Then let , since is a cover, there always exists a so that in cover and . Therefore, we have:
Rearranging gives . Finally, the covering number of cover over can be upper bounded by . Therefore, by union bound:
Now we are ready to check the second claim of Lemma 1, when , we have,
when , we let where , then:
In sum, this proves that is . ∎
The following lemma gives equivalent characterizations of norm subGaussian in terms of moments and moment generating function (MGF).
Lemma 2 (Properties of normsubGaussian).
For random vector , following statements are equivalent up to absolute constant difference in .

Tails: .

Moments: for any .

Superexponential moment: .
Proof.
Note is a 1dimensional random variable. This lemma directly follows from the equivalent properties of dimensional subGaussian, for instance, Lemma 5.5 in (Vershynin, 2010). ∎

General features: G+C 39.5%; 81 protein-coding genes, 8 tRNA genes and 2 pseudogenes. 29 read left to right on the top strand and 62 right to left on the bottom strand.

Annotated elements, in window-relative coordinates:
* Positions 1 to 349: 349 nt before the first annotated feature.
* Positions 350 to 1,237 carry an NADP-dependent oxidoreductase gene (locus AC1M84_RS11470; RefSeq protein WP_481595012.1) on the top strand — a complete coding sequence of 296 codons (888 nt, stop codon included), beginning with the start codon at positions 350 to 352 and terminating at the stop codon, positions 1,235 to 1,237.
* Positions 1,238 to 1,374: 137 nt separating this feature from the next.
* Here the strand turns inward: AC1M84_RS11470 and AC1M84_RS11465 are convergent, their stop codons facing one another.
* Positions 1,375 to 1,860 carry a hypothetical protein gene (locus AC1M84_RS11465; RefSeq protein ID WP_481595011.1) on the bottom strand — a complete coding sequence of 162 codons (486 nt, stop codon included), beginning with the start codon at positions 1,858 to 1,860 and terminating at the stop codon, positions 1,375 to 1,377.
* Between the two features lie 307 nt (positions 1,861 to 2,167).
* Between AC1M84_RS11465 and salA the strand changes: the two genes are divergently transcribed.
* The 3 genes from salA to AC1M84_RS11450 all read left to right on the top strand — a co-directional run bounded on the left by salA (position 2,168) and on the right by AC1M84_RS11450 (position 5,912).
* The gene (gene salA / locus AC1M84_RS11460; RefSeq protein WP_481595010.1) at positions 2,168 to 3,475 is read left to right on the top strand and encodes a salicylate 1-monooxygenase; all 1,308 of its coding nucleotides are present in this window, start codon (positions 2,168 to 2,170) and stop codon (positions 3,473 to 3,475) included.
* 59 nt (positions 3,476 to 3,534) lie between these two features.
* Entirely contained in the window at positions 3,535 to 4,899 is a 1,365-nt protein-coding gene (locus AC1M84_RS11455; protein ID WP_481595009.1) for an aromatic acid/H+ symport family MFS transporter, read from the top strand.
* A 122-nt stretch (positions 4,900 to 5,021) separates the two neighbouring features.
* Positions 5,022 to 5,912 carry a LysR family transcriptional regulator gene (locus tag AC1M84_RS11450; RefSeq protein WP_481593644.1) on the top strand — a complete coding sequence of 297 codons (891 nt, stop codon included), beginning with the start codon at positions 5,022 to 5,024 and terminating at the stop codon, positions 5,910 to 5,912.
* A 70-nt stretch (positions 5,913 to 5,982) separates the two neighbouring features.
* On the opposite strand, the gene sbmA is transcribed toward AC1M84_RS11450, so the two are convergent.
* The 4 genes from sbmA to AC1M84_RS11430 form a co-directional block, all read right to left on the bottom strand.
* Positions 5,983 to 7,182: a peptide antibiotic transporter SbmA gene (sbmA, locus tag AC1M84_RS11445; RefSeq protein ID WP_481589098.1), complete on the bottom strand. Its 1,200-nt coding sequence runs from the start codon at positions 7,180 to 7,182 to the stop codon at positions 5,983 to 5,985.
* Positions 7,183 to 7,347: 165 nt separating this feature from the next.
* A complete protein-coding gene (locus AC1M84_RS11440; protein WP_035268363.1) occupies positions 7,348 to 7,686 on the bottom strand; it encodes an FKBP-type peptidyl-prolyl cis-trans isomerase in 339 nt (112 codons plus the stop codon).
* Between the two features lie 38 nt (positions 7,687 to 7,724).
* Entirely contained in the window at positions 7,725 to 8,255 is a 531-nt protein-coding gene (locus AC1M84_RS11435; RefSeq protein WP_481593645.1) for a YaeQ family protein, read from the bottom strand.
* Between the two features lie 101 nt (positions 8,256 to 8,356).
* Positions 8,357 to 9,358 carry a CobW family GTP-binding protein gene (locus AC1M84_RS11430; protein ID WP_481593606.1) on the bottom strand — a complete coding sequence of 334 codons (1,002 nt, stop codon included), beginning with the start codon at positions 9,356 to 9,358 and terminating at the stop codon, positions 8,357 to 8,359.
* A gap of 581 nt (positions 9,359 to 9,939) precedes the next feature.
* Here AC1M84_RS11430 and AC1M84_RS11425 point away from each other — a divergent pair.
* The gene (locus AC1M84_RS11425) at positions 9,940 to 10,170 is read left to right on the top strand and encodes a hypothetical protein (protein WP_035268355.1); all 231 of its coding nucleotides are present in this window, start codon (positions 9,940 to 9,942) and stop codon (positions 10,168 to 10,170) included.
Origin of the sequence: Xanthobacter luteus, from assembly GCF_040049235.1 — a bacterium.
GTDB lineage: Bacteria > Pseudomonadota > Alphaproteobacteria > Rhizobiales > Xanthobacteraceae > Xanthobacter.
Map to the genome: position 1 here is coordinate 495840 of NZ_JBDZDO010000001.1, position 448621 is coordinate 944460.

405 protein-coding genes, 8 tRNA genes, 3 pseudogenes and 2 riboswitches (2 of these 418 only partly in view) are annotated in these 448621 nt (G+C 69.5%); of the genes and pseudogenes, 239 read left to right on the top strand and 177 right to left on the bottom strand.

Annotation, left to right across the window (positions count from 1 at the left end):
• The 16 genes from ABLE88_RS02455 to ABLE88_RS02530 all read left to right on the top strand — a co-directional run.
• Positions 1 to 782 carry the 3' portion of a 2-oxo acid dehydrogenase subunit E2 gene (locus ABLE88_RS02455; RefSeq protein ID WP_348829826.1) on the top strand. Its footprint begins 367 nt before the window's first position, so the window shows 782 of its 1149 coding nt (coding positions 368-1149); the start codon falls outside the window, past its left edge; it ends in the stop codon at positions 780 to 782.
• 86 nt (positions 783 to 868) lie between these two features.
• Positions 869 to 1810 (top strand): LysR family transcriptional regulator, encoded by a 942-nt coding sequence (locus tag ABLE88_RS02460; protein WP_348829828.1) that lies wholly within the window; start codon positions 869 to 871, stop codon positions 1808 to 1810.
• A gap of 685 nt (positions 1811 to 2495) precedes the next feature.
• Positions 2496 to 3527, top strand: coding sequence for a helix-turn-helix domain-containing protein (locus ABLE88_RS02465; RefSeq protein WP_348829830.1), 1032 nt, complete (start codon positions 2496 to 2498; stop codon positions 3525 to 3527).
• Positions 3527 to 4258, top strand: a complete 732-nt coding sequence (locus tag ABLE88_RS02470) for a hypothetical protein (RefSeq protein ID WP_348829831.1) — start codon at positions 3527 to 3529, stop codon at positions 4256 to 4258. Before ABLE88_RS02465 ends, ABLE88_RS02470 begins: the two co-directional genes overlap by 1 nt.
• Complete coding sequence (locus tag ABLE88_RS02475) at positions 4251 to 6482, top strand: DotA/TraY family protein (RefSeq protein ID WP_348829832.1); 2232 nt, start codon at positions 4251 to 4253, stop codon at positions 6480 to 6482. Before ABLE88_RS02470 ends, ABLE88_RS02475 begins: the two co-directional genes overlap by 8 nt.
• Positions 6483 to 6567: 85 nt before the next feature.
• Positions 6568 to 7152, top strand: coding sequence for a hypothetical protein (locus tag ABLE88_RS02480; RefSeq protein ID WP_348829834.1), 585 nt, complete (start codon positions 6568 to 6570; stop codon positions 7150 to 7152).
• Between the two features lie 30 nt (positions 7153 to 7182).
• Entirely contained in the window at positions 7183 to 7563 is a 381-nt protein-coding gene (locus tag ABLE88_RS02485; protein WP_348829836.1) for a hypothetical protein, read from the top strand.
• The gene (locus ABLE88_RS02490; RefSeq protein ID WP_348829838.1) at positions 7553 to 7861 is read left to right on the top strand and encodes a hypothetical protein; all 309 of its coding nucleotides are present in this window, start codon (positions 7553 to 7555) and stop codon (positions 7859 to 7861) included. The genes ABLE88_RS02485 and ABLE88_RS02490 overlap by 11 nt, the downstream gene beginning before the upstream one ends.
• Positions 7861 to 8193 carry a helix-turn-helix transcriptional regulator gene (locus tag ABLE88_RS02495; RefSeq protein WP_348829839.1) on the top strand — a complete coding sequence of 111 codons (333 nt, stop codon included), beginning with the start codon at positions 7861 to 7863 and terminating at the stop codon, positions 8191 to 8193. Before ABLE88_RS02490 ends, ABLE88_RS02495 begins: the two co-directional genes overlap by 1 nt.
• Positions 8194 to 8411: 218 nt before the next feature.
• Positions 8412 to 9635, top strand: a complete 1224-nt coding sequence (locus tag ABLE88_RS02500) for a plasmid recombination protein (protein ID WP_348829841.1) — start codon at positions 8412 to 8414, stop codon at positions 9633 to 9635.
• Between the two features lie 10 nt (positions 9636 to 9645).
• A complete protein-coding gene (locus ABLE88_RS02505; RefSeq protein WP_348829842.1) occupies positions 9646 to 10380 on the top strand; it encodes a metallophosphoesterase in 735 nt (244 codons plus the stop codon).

The following lemma says that if a random vector is , then its norm squared is subexponential and its projection on any direction a is subGaussian random variable.
Lemma 3.
There is an absolute constant so that if random vector is zeromean , then is subExponential, and for any fixed unit vector , is subGaussian.
The undesirable thing about the MGF characterization in Lemma 2 is that even if is a zero mean random vector, is not zero mean, so it is difficult to directly work with MGF of . Instead, we first convert the random vector to a matrix and characterize the MGF of .
Lemma 4 (MGF Characterization).
There is an absolute constant , if random vector is zeromean , then let
we have for any .
Proof.
Note
is a rank2 matrix whose eigenvalues are